I ain’t raising no lady. That’s right I said it. I am the mom of a tween girl and a nearly teenage son. The tween angst is high in this house right now and it tilts heavily toward my girl. My husband and I are raising a young girl but by no means do I ever want her to be a lady. Remember the lady rules back in the day:
- Speak when spoken to
- Be submissive to your husband
- Always be polite
- Don’t be bossy
- Don’t be overly competitive
- Learn how to cook, sew – hone those domestic skills
- Don’t play ‘xyz’ sport that is for boys…..Engineering ? Heavens no also for boys….insert every other gender specific toy, activity, profession, etc.,.
These were the messages many of us midlife and older females received as girls. Rubbish complete absolute rubbish. And the idea the boys should never cry, equally stupid and harmful. Enough with the gender stereotyping, please let’s be done with that crap.
Here are my rules or shall I say suggestions for raising a female, male, dog, goat, gecko….you get the idea:
- Always be kind. When you can’t be kind, be quiet. The urge to be a jerk usually passes pretty quick and leaves no icky after taste.
- There are times to be quiet and times to speak up. The right answer is not always obvious. However, if you are ever being physically harmed or verbally and/or mentally abused it is always right to speak up – not to the aggressor but to someone that can help.
- You will make mistakes and it is usually OK. I say usually because I want you to know that there are rare instances where your mistake is so huge that you find yourself pretty far from OK. And honestly, most of the time you can pick yourself up and claw yourself back from even the biggest disasters….sometimes you need to ask for help. Eat that elephant one bite at a time. You may have to forge a new path, one nibble at a time.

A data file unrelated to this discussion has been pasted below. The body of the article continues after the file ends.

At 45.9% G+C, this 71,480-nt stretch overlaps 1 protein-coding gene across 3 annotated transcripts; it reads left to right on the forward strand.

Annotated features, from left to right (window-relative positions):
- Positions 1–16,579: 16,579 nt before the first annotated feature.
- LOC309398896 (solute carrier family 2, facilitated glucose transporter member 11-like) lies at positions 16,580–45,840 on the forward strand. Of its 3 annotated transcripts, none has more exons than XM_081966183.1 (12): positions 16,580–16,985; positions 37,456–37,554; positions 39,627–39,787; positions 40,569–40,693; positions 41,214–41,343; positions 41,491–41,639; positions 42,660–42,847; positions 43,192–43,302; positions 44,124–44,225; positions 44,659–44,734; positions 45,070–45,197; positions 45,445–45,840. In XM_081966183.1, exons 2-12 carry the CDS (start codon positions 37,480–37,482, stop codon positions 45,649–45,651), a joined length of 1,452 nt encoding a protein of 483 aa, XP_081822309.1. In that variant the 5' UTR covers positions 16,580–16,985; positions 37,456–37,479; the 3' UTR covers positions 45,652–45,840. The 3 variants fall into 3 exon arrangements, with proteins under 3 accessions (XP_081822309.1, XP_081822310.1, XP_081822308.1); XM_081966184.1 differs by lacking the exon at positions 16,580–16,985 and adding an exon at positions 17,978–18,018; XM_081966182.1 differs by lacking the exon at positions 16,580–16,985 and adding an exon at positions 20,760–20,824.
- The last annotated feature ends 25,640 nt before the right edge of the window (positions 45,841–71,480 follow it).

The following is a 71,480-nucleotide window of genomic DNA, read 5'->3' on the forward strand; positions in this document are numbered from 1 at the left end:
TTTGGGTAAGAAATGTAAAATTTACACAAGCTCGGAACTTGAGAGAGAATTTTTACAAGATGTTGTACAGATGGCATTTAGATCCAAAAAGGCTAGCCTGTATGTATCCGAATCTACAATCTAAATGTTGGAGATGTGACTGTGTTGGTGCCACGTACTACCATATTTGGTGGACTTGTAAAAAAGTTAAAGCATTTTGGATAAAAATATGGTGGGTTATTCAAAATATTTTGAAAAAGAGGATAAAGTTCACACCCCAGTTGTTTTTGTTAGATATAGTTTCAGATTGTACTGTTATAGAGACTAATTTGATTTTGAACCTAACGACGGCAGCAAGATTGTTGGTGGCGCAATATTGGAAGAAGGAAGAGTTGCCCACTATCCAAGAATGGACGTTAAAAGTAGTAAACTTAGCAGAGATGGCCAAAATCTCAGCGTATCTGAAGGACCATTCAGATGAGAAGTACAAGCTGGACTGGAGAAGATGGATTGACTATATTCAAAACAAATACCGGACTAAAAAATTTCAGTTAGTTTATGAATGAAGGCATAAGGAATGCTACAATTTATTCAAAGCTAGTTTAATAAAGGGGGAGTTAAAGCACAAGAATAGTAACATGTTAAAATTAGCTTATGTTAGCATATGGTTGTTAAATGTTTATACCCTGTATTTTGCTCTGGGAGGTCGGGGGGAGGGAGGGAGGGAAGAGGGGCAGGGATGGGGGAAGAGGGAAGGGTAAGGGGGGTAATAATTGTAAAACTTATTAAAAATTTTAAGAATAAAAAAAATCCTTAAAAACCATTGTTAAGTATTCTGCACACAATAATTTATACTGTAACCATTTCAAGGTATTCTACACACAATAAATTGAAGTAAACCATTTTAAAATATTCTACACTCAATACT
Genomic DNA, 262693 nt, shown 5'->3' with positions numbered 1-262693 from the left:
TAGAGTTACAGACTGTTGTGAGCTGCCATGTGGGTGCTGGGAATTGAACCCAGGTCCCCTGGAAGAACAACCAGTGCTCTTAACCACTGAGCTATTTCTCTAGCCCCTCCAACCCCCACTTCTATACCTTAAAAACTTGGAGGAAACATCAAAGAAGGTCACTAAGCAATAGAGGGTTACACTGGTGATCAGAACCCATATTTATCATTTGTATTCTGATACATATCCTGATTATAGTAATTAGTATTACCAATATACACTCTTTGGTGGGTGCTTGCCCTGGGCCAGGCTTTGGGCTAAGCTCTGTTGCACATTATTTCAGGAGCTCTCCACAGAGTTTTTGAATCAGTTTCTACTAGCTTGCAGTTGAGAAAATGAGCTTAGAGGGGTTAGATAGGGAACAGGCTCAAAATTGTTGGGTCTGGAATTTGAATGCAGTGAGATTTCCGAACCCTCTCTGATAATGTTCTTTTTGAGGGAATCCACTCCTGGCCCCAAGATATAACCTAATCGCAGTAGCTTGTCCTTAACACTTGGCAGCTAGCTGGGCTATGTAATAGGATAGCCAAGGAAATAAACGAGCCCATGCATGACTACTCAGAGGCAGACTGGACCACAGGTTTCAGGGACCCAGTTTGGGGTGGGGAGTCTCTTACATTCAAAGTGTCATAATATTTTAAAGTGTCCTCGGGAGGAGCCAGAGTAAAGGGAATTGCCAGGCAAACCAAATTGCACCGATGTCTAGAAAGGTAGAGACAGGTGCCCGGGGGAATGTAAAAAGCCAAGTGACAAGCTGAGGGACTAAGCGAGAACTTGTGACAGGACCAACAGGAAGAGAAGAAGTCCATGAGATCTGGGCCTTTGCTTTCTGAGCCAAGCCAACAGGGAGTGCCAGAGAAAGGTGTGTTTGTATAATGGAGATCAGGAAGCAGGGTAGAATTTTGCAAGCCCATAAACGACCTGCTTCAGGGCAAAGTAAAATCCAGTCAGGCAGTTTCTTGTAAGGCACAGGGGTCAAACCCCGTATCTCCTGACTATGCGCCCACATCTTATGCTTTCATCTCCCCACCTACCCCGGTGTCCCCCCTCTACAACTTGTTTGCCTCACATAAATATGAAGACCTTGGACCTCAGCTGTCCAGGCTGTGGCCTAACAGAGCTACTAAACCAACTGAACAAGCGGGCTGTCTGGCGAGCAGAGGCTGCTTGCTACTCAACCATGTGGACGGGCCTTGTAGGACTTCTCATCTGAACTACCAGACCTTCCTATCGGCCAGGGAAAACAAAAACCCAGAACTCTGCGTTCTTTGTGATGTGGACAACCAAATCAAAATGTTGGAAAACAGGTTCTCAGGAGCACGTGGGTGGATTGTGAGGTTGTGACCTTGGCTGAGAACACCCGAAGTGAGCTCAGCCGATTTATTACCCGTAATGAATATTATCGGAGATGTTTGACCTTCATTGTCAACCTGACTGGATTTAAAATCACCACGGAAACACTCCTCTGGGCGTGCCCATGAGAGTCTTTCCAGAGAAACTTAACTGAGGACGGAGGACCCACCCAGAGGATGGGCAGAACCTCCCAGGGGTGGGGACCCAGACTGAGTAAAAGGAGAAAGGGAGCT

- Follow your gut. Your stomach usually knows when a situation or a person is off. Listen to that inner nudge. There is an exception to this……if you are a survivor of a traumatic event or you are struggling with mental illness, you may need to run your thoughts by a trusted confidante or mental health professional. I say this out of love and personal experience. There have been many times when the thoughts in my own head could not be trusted.
- Find a way to forgive people that have wronged you. But wait my mother/father/brother/uncle/second grade teacher….shhhhh….dear one. I am not telling you that you need to be best friends or be in a room with this dreaded person ever again. What I am suggesting is to forgive the person enough so that you can move on from the place of pain that you find yourself in. Hate, anger, resentment those are poisons, do your best to remove those toxins. Forgiving someone is an act that you do for yourself, because ultimately you suffer if you can’t move on.
- Be accountable for your actions and take responsibility for your own happiness. Before blaming someone for a circumstance or situation take an introspective look in the mirror. If you are not happy try to identify what the problem is and start digging for a solution. No one is entitled to a “happily ever after” and if a person gets there….chances are they worked their ass off for it. Being content is an inside job. It’s about attitude, perseverance and believing that you are worthy of happiness.
- Take care of you at all times. Self care is not self indulgent – go to the gym, take voice lessons, meet with friends, do yoga, take the class in Mandarin, write that novel – whatever self care is for you, make room for it. You’re worth it.
The hardest part about raising kids is knowing that I can’t take my personal experiences and inject the wisdom I have gained from them into my kids. They have to learn this stuff for themselves. Learning is painful at times. They will be betrayed, feel snubbed, have their hearts broken and hurt others along the way. Life is messy and imperfect and I can’t stop the inevitable pain that will come their way. What I can do is be a sounding board, an honest confidant, a safe place and a soft pillow to land on.
If you could only pick one thing that you could teach your kids, what would it be?